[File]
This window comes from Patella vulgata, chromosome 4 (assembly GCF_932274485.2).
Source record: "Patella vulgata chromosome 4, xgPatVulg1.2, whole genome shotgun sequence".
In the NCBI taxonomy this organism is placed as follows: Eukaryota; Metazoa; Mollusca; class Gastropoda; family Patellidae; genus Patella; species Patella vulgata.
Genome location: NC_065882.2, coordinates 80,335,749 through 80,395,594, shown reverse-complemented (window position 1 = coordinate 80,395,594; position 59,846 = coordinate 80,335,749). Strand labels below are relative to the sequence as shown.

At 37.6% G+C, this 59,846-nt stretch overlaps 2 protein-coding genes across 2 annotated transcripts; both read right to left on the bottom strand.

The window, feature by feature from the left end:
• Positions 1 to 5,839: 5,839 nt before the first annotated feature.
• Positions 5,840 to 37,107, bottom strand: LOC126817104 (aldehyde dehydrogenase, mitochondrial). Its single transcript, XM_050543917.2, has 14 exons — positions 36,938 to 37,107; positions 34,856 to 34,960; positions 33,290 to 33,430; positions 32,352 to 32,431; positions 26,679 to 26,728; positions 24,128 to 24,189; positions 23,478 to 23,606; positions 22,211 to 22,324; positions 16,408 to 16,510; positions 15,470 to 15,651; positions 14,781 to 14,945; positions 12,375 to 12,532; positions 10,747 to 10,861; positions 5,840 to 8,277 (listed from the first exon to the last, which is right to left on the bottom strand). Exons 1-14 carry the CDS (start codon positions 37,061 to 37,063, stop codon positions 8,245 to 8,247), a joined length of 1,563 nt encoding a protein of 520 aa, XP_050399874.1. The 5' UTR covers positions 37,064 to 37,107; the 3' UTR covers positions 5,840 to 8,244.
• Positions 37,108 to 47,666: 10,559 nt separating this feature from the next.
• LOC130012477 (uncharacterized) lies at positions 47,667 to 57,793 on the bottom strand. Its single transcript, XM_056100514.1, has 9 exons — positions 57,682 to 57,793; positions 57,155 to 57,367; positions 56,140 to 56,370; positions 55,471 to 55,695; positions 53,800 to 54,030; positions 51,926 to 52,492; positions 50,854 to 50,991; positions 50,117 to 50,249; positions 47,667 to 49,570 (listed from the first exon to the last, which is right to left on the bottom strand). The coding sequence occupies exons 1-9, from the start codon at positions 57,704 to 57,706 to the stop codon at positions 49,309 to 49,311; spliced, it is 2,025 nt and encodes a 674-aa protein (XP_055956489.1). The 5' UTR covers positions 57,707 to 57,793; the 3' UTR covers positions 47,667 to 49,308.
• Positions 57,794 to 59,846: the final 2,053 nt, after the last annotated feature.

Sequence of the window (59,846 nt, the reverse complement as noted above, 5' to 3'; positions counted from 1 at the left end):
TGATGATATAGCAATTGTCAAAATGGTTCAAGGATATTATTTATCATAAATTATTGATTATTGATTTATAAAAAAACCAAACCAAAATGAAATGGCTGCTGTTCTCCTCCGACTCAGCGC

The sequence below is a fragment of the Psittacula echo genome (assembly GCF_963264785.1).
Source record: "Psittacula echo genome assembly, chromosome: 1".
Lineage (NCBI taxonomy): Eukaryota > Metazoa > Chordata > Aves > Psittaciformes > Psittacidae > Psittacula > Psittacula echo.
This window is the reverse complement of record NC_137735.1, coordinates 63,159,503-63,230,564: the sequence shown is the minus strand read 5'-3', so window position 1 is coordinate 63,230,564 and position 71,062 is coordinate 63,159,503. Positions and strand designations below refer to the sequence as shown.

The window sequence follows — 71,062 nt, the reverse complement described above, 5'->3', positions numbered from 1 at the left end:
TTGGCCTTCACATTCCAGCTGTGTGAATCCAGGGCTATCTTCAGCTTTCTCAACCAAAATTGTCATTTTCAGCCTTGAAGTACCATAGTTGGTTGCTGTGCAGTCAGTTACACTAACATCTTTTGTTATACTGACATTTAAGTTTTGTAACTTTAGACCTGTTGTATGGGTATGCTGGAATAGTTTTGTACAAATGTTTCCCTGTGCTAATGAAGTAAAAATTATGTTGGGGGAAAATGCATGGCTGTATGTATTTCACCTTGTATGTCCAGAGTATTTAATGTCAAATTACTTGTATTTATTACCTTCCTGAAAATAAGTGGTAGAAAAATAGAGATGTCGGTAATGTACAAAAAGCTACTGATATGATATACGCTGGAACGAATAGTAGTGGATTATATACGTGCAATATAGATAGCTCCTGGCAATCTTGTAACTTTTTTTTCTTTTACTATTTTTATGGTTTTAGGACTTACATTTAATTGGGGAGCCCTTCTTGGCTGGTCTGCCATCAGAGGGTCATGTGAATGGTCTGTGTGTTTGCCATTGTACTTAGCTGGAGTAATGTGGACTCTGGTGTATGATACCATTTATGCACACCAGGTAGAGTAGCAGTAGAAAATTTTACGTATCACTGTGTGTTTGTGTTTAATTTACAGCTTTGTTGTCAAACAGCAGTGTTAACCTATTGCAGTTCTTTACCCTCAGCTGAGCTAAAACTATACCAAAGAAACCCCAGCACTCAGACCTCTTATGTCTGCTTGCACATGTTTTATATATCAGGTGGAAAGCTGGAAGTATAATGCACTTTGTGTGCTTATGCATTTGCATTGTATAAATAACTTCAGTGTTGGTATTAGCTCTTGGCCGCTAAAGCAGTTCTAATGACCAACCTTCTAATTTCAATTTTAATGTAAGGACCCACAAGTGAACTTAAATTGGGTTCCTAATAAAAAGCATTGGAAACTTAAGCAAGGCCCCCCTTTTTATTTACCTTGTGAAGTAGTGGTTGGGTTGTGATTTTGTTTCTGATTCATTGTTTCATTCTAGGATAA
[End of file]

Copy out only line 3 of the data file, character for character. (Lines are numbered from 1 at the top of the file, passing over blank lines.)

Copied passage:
In the NCBI taxonomy this organism is placed as follows: Eukaryota; Metazoa; Mollusca; class Gastropoda; family Patellidae; genus Patella; species Patella vulgata.